Heeeeere’s Metri! Metriacanthosaurus has entered the building. (I know a Dinosaur Guy who’ll probably appreciate this.) You know, I like the way she looks– the skin patterns are probably more accurate to the Mesozoic, and I love how far the franchise has come from the monochrome dinosaurs in the first movie– but I kind of don’t like the reason she looks so distinctive. There are so many large predators on the island that the geneticists correctly figured that, if they didn’t make them stand out from each other, they’d all be forgettable except the T. rex. They had to slap a bunch of orange stripes on Metri to make her a little more memorable in guests’ minds and not just “Sorta like a T. rex… you know, the other T. rex thing…” which is really sad, because Metriacanthosaurus is a lovely species and awesome in its own way. Whatever, she’s beautiful. You go, girl.

Who’s ready to play Spot The Stupidity again?

Stupid more

Let’s see, we’ve got a carnivore with a high aggression index that definitely eats terrestrial animals and not fish, is tall enough to wade through deep water and who probably isn’t allowed to kill the herbivores around it for food… oh, I know, let’s put it in the one place guests can get really close to dinosaurs without any fences! Seriously, DID ANYONE THINK THIS THROUGH?!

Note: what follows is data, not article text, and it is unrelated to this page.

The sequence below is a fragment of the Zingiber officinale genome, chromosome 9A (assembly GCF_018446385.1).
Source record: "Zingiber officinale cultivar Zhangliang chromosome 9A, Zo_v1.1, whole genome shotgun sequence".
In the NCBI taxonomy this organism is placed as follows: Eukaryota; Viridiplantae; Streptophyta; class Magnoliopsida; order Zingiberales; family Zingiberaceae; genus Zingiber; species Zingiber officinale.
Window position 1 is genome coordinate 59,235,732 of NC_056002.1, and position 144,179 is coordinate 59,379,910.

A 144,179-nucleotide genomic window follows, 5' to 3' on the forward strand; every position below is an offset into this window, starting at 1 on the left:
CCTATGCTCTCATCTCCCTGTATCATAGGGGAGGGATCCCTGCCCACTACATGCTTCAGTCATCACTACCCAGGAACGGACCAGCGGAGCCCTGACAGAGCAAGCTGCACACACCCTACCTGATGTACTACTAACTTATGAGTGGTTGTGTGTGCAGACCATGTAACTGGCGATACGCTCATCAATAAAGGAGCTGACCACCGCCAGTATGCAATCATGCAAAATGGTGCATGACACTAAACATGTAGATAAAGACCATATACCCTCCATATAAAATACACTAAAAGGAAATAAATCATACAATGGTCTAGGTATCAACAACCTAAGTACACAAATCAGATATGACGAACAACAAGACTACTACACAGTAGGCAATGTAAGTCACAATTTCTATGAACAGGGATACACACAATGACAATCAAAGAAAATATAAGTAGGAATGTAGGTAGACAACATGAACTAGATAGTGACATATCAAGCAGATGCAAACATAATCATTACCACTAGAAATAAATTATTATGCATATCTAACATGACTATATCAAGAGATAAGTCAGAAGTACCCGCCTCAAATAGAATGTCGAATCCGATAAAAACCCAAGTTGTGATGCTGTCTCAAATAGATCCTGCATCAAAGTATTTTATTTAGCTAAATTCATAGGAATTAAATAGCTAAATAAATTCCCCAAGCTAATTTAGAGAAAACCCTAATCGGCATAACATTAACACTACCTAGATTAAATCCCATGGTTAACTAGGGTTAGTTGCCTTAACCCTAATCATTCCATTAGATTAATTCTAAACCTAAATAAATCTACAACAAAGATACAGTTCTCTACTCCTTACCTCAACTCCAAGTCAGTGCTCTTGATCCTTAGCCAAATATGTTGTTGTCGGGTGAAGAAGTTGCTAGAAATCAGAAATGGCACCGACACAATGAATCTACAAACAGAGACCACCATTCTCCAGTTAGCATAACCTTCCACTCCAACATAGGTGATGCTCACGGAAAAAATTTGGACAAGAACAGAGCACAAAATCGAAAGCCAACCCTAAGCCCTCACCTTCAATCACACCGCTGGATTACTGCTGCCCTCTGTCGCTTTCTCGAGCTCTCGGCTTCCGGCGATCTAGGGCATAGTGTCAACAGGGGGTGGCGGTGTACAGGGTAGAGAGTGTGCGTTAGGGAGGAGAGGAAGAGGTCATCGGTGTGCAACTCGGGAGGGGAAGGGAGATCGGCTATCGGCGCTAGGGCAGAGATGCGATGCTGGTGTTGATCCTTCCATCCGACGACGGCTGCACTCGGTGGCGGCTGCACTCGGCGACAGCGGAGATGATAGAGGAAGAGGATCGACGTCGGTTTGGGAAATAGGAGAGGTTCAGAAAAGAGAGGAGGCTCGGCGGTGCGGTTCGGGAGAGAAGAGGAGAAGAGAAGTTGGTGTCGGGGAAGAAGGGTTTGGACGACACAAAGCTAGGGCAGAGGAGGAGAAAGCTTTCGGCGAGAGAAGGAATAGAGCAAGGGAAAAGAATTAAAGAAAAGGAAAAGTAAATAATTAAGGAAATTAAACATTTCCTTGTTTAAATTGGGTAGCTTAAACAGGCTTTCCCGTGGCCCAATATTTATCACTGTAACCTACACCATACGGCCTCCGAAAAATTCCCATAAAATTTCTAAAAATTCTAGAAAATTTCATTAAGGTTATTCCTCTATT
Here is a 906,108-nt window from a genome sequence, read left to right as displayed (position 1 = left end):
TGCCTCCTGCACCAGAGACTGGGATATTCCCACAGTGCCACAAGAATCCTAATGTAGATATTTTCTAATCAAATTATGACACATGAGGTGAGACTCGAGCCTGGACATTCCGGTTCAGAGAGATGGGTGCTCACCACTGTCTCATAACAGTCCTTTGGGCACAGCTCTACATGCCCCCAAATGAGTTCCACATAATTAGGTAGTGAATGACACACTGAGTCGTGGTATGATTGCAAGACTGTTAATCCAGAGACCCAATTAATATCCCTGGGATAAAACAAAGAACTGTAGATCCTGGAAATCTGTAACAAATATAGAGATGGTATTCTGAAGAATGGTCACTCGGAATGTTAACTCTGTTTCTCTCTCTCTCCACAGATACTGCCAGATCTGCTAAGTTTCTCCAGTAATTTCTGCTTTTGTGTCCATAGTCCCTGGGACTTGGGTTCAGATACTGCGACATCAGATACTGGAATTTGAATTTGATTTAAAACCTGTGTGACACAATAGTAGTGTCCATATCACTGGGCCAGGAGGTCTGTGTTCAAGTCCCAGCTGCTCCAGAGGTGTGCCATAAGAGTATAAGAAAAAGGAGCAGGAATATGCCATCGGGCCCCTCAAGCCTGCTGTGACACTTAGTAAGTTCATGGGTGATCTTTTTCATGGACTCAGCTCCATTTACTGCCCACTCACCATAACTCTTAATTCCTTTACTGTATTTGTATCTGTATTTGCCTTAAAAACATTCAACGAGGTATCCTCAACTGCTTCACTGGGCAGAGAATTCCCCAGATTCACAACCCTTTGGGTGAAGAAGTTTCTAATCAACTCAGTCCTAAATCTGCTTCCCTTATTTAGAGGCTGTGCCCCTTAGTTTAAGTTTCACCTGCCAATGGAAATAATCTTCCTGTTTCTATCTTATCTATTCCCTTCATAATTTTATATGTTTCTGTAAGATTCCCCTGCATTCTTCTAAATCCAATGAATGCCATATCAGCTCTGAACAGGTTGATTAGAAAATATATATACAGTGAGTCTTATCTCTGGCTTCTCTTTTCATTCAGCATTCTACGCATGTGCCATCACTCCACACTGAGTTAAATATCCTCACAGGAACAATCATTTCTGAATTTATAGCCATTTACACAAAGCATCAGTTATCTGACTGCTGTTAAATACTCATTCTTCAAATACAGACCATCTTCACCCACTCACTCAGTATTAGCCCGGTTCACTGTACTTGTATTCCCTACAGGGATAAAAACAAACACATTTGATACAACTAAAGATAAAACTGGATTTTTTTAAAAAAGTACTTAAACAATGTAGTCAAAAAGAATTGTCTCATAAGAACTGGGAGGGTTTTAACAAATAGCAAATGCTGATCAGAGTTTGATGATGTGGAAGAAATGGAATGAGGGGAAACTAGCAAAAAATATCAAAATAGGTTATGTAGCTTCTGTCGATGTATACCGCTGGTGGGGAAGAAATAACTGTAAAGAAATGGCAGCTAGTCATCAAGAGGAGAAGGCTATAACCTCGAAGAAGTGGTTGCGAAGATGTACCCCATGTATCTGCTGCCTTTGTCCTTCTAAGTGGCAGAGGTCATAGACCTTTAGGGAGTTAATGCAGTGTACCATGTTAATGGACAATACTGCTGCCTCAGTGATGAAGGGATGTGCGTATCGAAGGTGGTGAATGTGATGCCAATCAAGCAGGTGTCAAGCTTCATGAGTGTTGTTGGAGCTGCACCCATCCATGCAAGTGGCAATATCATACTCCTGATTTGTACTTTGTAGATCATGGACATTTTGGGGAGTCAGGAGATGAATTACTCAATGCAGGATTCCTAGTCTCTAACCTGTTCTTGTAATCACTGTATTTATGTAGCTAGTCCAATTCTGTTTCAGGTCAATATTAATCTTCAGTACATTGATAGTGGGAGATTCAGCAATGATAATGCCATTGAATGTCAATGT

Here’s Microceratus, who looks very nice and whose colors look good and more accurate in conjunction with the rest. Not a lot is mentioned about the animal. It’s mostly glossed over, except for how it doesn’t get no respect:



Here’s a reappearance of Pteranodon! She seems to have gone to a much-needed dental appointment and gotten those teeth finally removed, so good for her. She might want to talk to her Botox doctor, though, she’s looking awfully skin-wrapped these days.


Finally we’ve got Suchomimus, who’s sporting a feather mohawk and some absolutely gorgeous coloration. Look at those patterns and that shade of blue; we’ve never seen things like this on Jurassic Park dinosaurs before. My favorite look is kind of a tie between her and Edmontosaurus. She’s just fabulous.


You know what? Go ahead, I’m not complaining anymore. If anyone would put three enormous, aggressive carnivores right next to their visitors on a ride where they obviously can’t easily get away, they know what they’re doing. They deserve what’s coming to ’em. if you can’t make the simple “keep predator away from human in order to keep human safe” idea that evolution has tried to hammer into our heads for thousands of years, bring on the storm. The visitors don’t deserve to get eaten, of course, but as for those who run the park–

–“As far as I’m concerned, they’re T. rex chow!”